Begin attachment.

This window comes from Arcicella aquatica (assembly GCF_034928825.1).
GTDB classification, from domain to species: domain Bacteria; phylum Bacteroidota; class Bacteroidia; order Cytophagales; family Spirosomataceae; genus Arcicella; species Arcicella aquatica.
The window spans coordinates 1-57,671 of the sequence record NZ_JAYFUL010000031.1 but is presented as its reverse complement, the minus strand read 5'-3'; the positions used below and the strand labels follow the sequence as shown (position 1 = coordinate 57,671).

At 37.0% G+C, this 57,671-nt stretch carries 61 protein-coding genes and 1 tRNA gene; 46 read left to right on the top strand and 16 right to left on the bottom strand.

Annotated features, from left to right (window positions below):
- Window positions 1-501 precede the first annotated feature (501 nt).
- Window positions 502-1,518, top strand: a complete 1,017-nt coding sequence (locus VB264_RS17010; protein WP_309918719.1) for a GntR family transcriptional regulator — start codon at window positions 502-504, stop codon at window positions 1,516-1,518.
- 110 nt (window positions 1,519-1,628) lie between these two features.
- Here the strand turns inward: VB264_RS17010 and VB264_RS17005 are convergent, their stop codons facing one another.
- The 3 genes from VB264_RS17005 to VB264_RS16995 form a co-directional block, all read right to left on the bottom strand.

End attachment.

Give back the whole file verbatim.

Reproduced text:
This window comes from Arcicella aquatica (assembly GCF_034928825.1).
GTDB classification, from domain to species: domain Bacteria; phylum Bacteroidota; class Bacteroidia; order Cytophagales; family Spirosomataceae; genus Arcicella; species Arcicella aquatica.
The window spans coordinates 1-57,671 of the sequence record NZ_JAYFUL010000031.1 but is presented as its reverse complement, the minus strand read 5'-3'; the positions used below and the strand labels follow the sequence as shown (position 1 = coordinate 57,671).

At 37.0% G+C, this 57,671-nt stretch carries 61 protein-coding genes and 1 tRNA gene; 46 read left to right on the top strand and 16 right to left on the bottom strand.

Annotated features, from left to right (window positions below):
- Window positions 1-501 precede the first annotated feature (501 nt).
- Window positions 502-1,518, top strand: a complete 1,017-nt coding sequence (locus VB264_RS17010; protein WP_309918719.1) for a GntR family transcriptional regulator — start codon at window positions 502-504, stop codon at window positions 1,516-1,518.
- 110 nt (window positions 1,519-1,628) lie between these two features.
- Here the strand turns inward: VB264_RS17010 and VB264_RS17005 are convergent, their stop codons facing one another.
- The 3 genes from VB264_RS17005 to VB264_RS16995 form a co-directional block, all read right to left on the bottom strand.